You will notice that gradually you will apply this type of thinking to other activities, both personal and professional. You will become more critical of your surroundings and more sensitive and creative in general. Your family and personal relationships will be enriched. It has become apparent to me that drawing is a very powerful educational instrument, with a much wider scope than I had at first thought. Artistic expression and drawing are means for intellectual, emotional, spiritual and creative enrichment. All this puts obtaining an artistic product in second place, at least at the beginning of one's studies.
Therefore, one of the most important aspects of this book is to emphasize the educational possibilities of drawing, beyond those of art education.
Recent research, begun by Dr. Roger W. Sperry at the California Institute of Technology and continued in various universities all over the world, have begun to unravel how human beings think. Professor Betty Edwards used this research to create the concept of "drawing on the right side of the brain" in her book Drawing on the Right Side of the Brain. This concept has greatly helped teaching observation drawing, because it is using the mental attributes, located in the right hemisphere of the brain, that enables one to draw realistically. However, attributes located in the left hemisphere also have an important role in drawing.
The right hemisphere of the brain is much less developed in most people, because, not only is the left hemisphere dominant, but also traditional education has privileged the development of the left's attributes: logic, reasoning, abstraction, symbolism, linear, detailed and analytical thinking, and verbal, temporal and digital-arithmetic conceptions. Furthermore, according to Dr. John C. Eccles, it is on the left side that the concept of self is formed.
However, when drawing, it is important to think concretely and not, as is the custom, symbolically or abstractly. You should be concerned with things as they are visually, and not what they signify. Normally you look at a few significant details that provide the minimum information that is needed to decipher what is being seen. But when you draw, this is insufficient information , so you must learn to see and think concretely.
In your daily activities, logical and rational thinking predominate. But, in drawing, the use of logic can be totally misleading. Drawing is, above all, the use of analogies, or comparisons. Sizes, spaces, points, and dark and light are compared. Drawings are composed of contrasts. It is in this way that you decode the three dimensional world and transform it into two dimensions.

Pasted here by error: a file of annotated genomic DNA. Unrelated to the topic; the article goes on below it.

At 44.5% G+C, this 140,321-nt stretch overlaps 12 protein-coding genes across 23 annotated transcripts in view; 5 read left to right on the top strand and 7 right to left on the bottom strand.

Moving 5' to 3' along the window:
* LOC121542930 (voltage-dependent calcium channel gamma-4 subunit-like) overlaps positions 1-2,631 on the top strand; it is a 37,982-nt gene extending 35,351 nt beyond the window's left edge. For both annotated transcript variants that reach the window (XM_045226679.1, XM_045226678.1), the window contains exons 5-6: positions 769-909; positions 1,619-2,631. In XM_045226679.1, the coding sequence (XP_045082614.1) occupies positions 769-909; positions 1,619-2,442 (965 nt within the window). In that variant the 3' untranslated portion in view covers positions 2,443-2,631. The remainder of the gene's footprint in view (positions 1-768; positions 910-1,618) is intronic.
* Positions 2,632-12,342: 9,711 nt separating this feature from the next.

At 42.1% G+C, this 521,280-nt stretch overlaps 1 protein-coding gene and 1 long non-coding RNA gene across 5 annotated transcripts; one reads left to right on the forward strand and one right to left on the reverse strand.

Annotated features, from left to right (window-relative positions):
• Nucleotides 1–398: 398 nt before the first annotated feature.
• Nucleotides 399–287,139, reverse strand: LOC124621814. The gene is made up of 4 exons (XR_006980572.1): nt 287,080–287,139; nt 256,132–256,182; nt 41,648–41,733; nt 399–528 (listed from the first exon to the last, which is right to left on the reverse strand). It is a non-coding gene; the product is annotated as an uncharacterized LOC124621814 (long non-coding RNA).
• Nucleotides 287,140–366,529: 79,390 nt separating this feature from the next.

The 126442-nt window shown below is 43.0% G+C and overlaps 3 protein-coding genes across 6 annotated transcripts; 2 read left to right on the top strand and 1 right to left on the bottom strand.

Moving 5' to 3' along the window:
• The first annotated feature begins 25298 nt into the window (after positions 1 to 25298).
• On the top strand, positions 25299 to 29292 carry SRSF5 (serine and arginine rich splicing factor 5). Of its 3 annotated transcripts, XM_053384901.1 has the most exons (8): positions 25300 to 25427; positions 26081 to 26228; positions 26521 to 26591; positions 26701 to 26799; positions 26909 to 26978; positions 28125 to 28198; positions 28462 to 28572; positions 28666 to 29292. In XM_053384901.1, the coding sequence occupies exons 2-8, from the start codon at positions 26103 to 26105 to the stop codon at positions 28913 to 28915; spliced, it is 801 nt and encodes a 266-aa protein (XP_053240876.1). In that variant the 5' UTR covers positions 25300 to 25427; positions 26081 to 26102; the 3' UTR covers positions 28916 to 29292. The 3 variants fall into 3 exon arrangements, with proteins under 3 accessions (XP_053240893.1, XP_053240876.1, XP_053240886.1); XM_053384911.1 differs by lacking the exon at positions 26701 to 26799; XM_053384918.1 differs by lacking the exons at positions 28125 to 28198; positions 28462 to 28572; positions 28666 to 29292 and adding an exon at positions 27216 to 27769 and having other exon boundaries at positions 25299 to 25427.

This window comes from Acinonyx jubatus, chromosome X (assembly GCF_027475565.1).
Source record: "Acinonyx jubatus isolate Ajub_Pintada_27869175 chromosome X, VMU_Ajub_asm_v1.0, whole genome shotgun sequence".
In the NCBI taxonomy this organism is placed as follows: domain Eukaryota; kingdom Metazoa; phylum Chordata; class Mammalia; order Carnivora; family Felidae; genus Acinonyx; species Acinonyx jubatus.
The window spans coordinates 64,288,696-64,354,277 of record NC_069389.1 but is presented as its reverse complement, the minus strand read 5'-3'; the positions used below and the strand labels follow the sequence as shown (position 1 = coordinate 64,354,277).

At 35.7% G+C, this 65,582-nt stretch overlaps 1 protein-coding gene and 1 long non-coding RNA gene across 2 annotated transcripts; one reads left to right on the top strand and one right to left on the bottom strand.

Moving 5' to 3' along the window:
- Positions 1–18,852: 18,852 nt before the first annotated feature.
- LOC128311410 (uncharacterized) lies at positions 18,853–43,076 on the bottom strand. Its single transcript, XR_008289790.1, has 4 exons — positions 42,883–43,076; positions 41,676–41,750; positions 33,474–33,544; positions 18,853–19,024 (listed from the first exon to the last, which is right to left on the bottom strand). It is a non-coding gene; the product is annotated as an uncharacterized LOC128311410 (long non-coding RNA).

Drawing is also important in the development of expressiveness, sensibility and intuition, or insight. While drawing, it is the process in which you are involved that is important, and not the product which is a result of this process. For the artist, pleasure is found creating a work, and not in the finished work itself. It is important for you to remember this, because you should not be concerned with the finished drawing, but with the process of learning and discovery. You should concern yourself with understanding and mastering the elements which form the visual art work, and then the product will be a natural consequence of this understanding.
To be concerned with results is due to being dominated by the attributes of the left hemisphere of the brain. The right hemisphere works with other attributes, less important, but also very valuable, for most of our daily activities: analogies, synthesis, intuition and concrete, spatial, geometric and holistic concepts. The right side is also the musical side. In fact, music and observation drawing are what best develop this type of thinking, to my knowledge. Based on this knowledge, I believe that art education should be used primarily to develop the thought processes of the right hemisphere of the brain, to enhance perception and as a means to express oneself emotionally and creatively.
The following graph illustrates how each hemisphere thinks and functions. Note that the functions of one side complement the functions of the other side.

Related to Consciousness No such relationship
Abstract and Symbolic Concrete
Conceptual Intuitive
Sequential-Linear and Detailed Holistic
Analytical Synthetic
Logical and Rational Analogical
Temporal Synthesis of Time
Verbal Musical (Almost Non-verbal)
Linguistic Description Pictorial and Formal Sense
Digital Conception (Arithmetic and Computation) Spatial (Geometry)

When you transfer the thought processes used in drawing to other activities, not only do you obtain additional information that can be used with information obtained by the left side of the brain, but you also can use an alternative approach than that used by the left side. This enables you to have a much better understanding of your problems, both personal and professional, and of the world in general.